Posted February 01, 2022

How can veterinary medicine be more inclusive of individuals from populations that are underrepresented in the field? Three community members share their thoughts on this question in honor of Black History Month.

Dr. Stephan Carey, assistant professor in the Department of Small Animal Clinical Sciences


About: Stephan (Steve) Carey has spent his entire career as a veterinarian at Michigan State University. After obtaining his doctor of veterinary medicine (DVM) degree from the University of Wisconsin-Madison, he completed a rotating internship, residency in small animal internal medicine, and PhD in the Comparative Medicine and Integrative Biology program at the MSU College of Veterinary Medicine. He is currently an associate professor of health programs, and the associate chairperson of the Department of Small Animal Clinical Sciences. He is a faculty clinician with the Small Animal Internal Medicine Service, with a specialty interest in respiratory disease. His research program investigates mechanisms of environment-induced airway injury and remodeling.

How can the veterinary community be more inclusive of Black individuals?
"I believe that one of the biggest barriers to veterinary medicine for Black and other underrepresented minority groups (URM) is a lack of accurate awareness of veterinary medicine as a career option among K-12 learners—a high-esteem one at that. To that end, there have been many programs designed to provide exposure to and awareness of veterinary medicine to K-12 youth from underrepresented minority groups. However, for these youth outreach efforts to be effective, they need to be structured not only to engage URM students, but they also must educate their families, as parental opinion will heavily influence career choices among students in these communities. Longitudinal programs, like MSU GEAR UP, that provide early and sustained awareness and readiness support for both URM students and for their parents are essential if these early engagement efforts are to succeed.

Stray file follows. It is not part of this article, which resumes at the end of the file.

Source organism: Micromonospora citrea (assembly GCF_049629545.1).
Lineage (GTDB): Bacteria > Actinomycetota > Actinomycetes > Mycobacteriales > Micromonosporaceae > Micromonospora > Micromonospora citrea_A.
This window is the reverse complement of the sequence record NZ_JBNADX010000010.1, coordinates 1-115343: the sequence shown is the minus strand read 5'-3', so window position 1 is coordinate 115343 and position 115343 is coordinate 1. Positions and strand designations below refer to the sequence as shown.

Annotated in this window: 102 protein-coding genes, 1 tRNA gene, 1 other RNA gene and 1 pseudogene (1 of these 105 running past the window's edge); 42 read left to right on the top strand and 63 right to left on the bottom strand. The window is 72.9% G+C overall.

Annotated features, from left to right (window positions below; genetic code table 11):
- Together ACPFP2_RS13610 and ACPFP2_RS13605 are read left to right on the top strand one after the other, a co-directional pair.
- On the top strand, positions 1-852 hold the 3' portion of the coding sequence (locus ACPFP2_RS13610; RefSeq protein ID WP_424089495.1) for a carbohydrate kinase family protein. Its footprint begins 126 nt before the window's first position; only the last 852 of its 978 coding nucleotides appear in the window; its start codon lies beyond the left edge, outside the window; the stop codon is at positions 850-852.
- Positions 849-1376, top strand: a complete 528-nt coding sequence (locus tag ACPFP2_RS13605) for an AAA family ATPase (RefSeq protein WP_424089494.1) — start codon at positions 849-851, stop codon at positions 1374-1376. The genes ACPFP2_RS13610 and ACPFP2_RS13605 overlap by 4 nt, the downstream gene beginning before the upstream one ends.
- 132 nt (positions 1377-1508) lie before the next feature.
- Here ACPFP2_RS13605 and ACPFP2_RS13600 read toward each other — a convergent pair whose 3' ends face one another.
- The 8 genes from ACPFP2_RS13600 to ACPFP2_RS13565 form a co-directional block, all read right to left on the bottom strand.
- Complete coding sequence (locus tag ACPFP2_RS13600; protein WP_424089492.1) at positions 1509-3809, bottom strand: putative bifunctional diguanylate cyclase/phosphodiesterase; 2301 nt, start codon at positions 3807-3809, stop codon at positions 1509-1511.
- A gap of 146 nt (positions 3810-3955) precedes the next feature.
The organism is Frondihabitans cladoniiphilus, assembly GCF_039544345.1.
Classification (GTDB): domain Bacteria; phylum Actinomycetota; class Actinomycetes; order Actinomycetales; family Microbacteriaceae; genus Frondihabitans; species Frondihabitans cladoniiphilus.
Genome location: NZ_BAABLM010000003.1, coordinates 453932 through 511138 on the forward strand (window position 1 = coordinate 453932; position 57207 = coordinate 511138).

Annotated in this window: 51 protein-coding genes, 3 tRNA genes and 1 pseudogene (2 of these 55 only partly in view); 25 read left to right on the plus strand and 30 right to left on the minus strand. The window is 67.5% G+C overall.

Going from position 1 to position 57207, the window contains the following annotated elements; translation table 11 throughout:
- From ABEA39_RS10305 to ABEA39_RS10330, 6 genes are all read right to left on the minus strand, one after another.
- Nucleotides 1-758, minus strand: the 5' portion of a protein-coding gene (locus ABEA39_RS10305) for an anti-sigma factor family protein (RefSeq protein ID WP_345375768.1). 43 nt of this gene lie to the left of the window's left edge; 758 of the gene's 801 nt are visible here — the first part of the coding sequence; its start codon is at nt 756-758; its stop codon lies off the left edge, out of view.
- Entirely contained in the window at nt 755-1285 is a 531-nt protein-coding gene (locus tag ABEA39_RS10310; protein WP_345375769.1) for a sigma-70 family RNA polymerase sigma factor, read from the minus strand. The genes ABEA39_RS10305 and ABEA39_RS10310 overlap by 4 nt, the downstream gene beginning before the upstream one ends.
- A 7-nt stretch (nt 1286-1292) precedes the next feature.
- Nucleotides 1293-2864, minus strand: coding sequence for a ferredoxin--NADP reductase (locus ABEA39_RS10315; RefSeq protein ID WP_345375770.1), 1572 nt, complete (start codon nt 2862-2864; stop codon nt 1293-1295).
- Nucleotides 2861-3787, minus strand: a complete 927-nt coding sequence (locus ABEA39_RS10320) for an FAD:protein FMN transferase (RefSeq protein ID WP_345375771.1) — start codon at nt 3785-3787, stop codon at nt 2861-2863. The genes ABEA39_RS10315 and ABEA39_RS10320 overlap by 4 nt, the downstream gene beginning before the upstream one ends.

I also believe that a barrier to the success of these programs is the public perception of veterinarians, particularly the portrayal of veterinarians in the media. Often, the representation of veterinarians in television, movies, journalism, and other media outlets not only fails to reflect diversity and inclusivity in the profession, it also undermines the rigor of the veterinary curriculum and the breadth and depth of career opportunities in veterinary medicine. This further alienates young Black learners and their families, as they aren’t exposed to the possibilities within veterinary medicine in a manner that’s accessible to them. If we are going to make meaningful connections with the Black community, it is important for Black veterinary professionals and allies to leverage opportunities to engage and better educate the public about ourselves and our profession."

Sierra McClain, DVM Class of 2023

Mc Clain Sierra Dvmco2023 Web

About: "I'm a third-year DVM/PhD, MPH student at MSU. I was born in Detroit and raised in Ypsilanti, MI. I'm a first-generation college graduate and will be the first doctor in my family. I attended Eastern Michigan University for my undergrad and M.S. degrees, and I've been interested in wildlife since childhood and that interest grew further into a research-focused direction after receiving my M.S. So I'm also pursuing a PhD and MPH to explore research questions in focused on zoonotic diseases."

How can the veterinary community be more inclusive of Black individuals?